Once again I have been reading, this time “The World of Gerard Mercator” by Andrew Taylor. As before this blog post could be viewed as a review or, alternatively, as some notes to remind of what I have read. Overall I enjoyed the book, it provides the right amount of background information and doesn’t bang on interminably about minutiae. I would have liked to have seen some better illustrations, but I suspect good illustrations of maps of this period are hard to come by and a full description of Mercator’s projection was probably not appropriate.
The book starts off with some scene setting: at the beginning of the 16th century the Catholic church were still keen on Ptolemy’s interpretation of world geography in fact to defy this interpretation was a heresy and could be severely punished. Ptolemy had put down his thoughts in Geographia produced around 150AD, which combined a discussion of the methods of cartography with a map of the known world. As a precedent Ptolemy’s work was excellent, however by the time of the 16th century it was beginning to show it’s antiquity. Geographical data, in Ptolemy’s time, from beyond the Roman Empire was a little fanciful, and since the known world was a relatively small fraction of the surface of the globe the problems associated with showing the surface of a 3D object on a 2D map were not pressing. Ptolemy was well aware of the spherical nature of the world, Eratothenes had calculated the size of the earth in around 240BC, he stated that a globe would be the best way of displaying a map of the world. However, a globe large enough to display the whole world at sufficient detail would have to be very large, and thus difficult to construct and transport.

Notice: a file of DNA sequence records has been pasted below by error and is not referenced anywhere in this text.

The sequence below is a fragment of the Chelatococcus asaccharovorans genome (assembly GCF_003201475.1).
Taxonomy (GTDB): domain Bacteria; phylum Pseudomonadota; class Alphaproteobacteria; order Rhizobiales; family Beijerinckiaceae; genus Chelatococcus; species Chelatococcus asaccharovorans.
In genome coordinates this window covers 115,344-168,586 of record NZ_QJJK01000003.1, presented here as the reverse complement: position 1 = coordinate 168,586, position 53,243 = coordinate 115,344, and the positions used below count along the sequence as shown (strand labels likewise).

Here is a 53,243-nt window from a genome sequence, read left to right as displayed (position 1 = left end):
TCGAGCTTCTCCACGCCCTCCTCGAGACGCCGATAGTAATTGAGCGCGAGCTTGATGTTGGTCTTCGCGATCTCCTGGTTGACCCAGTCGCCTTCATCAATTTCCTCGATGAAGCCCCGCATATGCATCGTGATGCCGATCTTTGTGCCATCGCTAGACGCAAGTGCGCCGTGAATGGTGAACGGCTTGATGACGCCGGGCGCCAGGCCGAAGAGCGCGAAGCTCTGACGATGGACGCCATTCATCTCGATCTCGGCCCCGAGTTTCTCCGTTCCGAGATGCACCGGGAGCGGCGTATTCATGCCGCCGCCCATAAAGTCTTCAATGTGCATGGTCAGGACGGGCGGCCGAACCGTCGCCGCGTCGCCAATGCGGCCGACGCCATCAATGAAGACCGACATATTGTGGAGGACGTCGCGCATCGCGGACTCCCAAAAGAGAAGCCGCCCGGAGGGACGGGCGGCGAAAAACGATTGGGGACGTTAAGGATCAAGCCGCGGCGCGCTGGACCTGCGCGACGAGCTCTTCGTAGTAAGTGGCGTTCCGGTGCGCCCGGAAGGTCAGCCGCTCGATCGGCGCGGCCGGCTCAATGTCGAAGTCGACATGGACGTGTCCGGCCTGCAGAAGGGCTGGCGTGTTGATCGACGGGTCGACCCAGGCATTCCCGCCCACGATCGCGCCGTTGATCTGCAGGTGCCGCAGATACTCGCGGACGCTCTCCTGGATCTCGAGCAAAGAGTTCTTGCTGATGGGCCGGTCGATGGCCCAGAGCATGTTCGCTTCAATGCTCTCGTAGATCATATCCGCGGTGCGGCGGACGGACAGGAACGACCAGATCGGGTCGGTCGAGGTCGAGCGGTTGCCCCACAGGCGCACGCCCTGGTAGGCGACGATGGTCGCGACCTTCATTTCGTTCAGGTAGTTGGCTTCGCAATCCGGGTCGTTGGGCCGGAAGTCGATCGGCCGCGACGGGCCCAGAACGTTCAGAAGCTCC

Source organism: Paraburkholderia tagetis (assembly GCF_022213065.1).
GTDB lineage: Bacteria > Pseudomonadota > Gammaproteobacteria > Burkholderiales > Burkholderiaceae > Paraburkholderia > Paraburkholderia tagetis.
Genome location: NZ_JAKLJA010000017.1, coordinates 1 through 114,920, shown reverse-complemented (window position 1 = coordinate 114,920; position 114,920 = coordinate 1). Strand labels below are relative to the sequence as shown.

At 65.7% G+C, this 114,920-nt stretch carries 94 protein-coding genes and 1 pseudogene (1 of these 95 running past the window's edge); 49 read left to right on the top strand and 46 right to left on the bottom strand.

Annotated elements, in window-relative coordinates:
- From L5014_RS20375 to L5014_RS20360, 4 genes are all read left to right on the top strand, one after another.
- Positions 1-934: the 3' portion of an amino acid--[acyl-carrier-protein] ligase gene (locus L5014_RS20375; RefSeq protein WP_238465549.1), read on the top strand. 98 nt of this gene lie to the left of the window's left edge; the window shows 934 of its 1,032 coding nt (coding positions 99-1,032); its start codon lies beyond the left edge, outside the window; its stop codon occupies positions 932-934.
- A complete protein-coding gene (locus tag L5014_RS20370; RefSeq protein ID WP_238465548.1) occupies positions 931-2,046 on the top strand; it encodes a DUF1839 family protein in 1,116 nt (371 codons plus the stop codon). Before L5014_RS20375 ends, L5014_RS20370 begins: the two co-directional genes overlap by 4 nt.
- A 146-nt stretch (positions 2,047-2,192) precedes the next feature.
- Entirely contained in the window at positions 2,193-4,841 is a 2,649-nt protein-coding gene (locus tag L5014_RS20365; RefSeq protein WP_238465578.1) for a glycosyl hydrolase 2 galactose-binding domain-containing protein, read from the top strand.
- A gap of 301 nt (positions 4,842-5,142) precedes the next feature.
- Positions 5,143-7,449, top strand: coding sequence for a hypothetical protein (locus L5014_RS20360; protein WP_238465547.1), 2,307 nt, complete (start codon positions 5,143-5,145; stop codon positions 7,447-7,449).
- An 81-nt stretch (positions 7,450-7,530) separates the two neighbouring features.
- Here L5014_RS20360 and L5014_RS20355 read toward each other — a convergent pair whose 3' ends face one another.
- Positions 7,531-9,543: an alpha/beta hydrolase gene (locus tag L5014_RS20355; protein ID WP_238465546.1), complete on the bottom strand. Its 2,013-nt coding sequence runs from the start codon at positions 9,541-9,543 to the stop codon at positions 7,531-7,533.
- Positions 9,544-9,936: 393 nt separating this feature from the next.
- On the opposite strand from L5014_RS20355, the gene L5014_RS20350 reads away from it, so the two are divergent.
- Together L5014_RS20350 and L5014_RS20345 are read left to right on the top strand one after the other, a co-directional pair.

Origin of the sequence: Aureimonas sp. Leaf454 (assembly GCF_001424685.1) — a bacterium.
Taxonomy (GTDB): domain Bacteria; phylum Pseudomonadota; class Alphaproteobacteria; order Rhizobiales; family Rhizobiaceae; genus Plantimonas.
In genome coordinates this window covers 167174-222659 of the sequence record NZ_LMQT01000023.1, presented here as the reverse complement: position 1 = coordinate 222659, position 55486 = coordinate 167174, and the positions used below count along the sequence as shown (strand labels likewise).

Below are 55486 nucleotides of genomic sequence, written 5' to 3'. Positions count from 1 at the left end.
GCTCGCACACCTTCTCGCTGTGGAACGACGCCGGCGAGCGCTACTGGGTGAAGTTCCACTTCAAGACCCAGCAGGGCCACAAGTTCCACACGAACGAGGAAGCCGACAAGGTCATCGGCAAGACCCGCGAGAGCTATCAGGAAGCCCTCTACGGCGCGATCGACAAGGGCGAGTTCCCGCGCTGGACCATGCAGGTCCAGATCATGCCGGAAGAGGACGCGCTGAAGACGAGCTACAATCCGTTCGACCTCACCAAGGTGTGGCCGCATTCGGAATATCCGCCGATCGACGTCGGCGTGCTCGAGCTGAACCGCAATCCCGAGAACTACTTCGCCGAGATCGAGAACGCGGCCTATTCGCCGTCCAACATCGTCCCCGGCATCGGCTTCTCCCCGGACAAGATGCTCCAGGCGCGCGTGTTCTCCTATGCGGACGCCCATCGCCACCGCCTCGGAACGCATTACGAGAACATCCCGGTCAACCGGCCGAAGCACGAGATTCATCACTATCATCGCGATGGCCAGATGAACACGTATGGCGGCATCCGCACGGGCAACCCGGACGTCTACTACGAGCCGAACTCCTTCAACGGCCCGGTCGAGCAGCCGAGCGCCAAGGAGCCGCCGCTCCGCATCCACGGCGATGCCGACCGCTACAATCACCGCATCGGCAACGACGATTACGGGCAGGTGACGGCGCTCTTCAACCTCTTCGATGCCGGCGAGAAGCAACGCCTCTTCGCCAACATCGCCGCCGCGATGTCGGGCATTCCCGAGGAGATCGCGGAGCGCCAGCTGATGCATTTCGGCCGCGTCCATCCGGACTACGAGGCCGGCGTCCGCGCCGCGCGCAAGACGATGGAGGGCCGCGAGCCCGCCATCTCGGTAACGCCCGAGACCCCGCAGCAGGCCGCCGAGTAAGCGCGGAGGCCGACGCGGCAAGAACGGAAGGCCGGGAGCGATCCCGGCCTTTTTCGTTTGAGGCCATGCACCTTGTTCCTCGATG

Truly global expeditions were starting to occur in the years before Mercator’s birth: Columbus had “discovered” the West Indies in 1492, John Cabot made landfall on the North American landmass in 1497. Bartolomeu Dias had sailed around the Southern tip of Africa in 1488, Vasco da Gama had continued on to India in 1497, around the Cape of Good Hope. The state of the art in geography could be found in Waldseemüller’s map of 1507, showing a recognisable view of most of our world. Magellan‘s expedition would make the first circumnavigation of the globe in the early years of Mercator’s life (1519-1522).
Mercator was born in Rupelmonde in Flanders on 5 March 1512, he died 2 December 1594 in Duisburg in what is now Germany at the age of 82. This was a pretty turbulent time in the Netherlands, the country was ruled by Charles V (of Spain) and there appears to have been significant repression of the somewhat rebellious and potentially Protestant population. Mercator was imprisoned for heresy in Rupelmonde in February 1543, remaining in custody until September, many in similar circumstances were executed, however Mercator seems to have avoided this by a combination of moderately powerful friends and a lack of any evidence of heresy.